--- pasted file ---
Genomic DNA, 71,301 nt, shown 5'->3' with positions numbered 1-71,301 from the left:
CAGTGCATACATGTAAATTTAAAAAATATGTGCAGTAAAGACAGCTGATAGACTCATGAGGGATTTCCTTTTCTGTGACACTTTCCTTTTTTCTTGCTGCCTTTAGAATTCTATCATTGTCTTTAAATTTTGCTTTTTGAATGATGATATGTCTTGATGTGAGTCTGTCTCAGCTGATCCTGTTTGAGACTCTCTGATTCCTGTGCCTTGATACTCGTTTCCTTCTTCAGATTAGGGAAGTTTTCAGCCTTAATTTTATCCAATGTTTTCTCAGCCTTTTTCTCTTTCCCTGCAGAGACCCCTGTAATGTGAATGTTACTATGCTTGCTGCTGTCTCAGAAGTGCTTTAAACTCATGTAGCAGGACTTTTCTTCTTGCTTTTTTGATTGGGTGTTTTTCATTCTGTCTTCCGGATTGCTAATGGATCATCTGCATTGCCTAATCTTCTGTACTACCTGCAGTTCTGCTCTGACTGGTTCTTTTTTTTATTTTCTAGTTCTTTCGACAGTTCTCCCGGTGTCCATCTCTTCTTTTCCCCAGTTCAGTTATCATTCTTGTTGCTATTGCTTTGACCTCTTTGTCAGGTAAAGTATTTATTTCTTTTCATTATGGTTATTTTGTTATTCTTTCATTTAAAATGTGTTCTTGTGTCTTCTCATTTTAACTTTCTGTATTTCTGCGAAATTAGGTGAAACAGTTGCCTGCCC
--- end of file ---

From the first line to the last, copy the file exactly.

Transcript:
Genomic DNA, 71,301 nt, shown 5'->3' with positions numbered 1-71,301 from the left:
CAGTGCATACATGTAAATTTAAAAAATATGTGCAGTAAAGACAGCTGATAGACTCATGAGGGATTTCCTTTTCTGTGACACTTTCCTTTTTTCTTGCTGCCTTTAGAATTCTATCATTGTCTTTAAATTTTGCTTTTTGAATGATGATATGTCTTGATGTGAGTCTGTCTCAGCTGATCCTGTTTGAGACTCTCTGATTCCTGTGCCTTGATACTCGTTTCCTTCTTCAGATTAGGGAAGTTTTCAGCCTTAATTTTATCCAATGTTTTCTCAGCCTTTTTCTCTTTCCCTGCAGAGACCCCTGTAATGTGAATGTTACTATGCTTGCTGCTGTCTCAGAAGTGCTTTAAACTCATGTAGCAGGACTTTTCTTCTTGCTTTTTTGATTGGGTGTTTTTCATTCTGTCTTCCGGATTGCTAATGGATCATCTGCATTGCCTAATCTTCTGTACTACCTGCAGTTCTGCTCTGACTGGTTCTTTTTTTTATTTTCTAGTTCTTTCGACAGTTCTCCCGGTGTCCATCTCTTCTTTTCCCCAGTTCAGTTATCATTCTTGTTGCTATTGCTTTGACCTCTTTGTCAGGTAAAGTATTTATTTCTTTTCATTATGGTTATTTTGTTATTCTTTCATTTAAAATGTGTTCTTGTGTCTTCTCATTTTAACTTTCTGTATTTCTGCGAAATTAGGTGAAACAGTTGCCTGCCC